2. Healing is in the Atonement. Centuries before Jesus came Isaiah wrote, “Surely he took up our pain and bore our suffering, yet we considered him punished by God, stricken by him, and afflicted. But he was pierced for our transgressions, he was crushed for our iniquities; the punishment that brought us peace was on him, and by his wounds we are healed” (Isaiah 53:4,5). Peter quoted these verses and said, “By his wounds you have been healed” (1 Peter 2:24).
Our Savior knows what it is to suffer. His beard was plucked, and His flesh removed from His back for our healing. Yet, even before pain gripped His body, Jesus had compassion and healed many among the multitudes who followed Him.
3. An atmosphere of doubt interferes with God’s Spirit working in us. Jesus himself could not do many miracles in Nazareth because of a spirit of unbelief (Matthew 13:57,58). In Luke’s description of the Lord’s visit to His hometown, Jesus told how many lepers in Israel needed healing, but God only healed one — Naaman. God had shut the heavens to many widows in Israel in the days of Elijah, but because of unbelief God sent Elijah to only one — the widow of Zarephath.
Jesus does have the power for miracles among a throng of doubters, but we often absorb the unbelief.
4. What our minds feed on affects our personal faith. Romans 10:16–18 says faith comes through hearing the Word of God. Many today attend services 90 minutes a week. We complain about 45-minute sermons and have no time for prayer in the altars, but we spend several hours each day watching TV. We will sit in a snowstorm for 3 hours to watch a football game. Romans 8:6, 7 indicates that when we allow our flesh to take charge of our minds, it interferes with walking after the Spirit.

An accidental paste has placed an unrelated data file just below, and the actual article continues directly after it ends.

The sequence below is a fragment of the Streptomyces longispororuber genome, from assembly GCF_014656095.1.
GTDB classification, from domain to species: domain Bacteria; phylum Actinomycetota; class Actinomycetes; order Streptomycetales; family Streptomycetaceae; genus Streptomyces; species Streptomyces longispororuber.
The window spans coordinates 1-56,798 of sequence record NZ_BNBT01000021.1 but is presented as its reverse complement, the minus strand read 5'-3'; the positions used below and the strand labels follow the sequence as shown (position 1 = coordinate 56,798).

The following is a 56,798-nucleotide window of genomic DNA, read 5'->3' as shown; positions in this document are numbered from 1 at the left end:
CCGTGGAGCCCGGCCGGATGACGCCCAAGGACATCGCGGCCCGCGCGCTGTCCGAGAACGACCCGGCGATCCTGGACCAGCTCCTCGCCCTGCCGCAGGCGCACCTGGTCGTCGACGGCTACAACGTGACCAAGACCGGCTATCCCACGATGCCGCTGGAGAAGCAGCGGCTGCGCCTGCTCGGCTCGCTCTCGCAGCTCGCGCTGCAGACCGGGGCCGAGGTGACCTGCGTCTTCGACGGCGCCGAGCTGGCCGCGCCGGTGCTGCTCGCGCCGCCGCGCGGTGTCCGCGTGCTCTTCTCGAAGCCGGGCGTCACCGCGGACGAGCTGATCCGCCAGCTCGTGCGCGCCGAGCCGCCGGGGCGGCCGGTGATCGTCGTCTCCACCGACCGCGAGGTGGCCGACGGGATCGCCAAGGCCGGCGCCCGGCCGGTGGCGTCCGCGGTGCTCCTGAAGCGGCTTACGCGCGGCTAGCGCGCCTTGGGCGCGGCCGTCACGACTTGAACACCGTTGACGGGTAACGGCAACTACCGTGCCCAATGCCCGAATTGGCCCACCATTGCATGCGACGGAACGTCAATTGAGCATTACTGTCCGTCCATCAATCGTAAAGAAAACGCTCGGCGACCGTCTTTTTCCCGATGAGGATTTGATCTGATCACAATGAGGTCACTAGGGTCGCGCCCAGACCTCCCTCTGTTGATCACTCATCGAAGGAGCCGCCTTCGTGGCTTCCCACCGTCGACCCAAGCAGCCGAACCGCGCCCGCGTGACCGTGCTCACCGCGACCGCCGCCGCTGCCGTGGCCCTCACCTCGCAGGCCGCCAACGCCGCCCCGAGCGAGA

5. We build our faith by remembering miracles God has done. In every church and prayer group I have attended, these signs, including healing, have followed them that believe (Mark 16:17). I spoke to a youth group and had a half dozen people with testimonies of God’s intervention in a crisis share their experiences.
The father of a large family who worked on a highway crew urgently prayed because the weatherman had forecast rain and he could not work in the rain. Rain followed the paving machine all day, but it never rained where they worked.
Several told of miraculous healings — two where doctors had given no hope. One woman told how God turned away a forest fire racing toward their house as she and the children stood at the window praying and repeating Psalm 91. (I wrote their testimonies for the Pentecostal Evangel in a story, “What Prayer Can Do.”)
Yet, a serious diagnosis such as cancer of the pancreas strikes faith-paralyzing fear. Part of that is Satan’s spin on truth. Like every expert of propaganda, he uses a smidgeon of truth in his destructive lies. While treatments have advanced, cancer of the pancreas has meant almost certain death. But God healed gospel singer Jimmy Blackwood, son of James Blackwood, of pancreatic cancer in 1984. I interviewed him about it for the newspaper where I worked. Jimmy is still singing.
6. We have a drought of God’s power because we do not seek the gifts of healing, faith, and miracles. God gives the gifts of the Holy Spirit to those for whom He has a specific purpose, but He also tells us to ask for them (1 Corinthians 12). Jesus said, “Heal the sick, raise the dead, cleanse those who have leprosy, drive out demons. Freely you have received; freely give” (Matthew 10:8).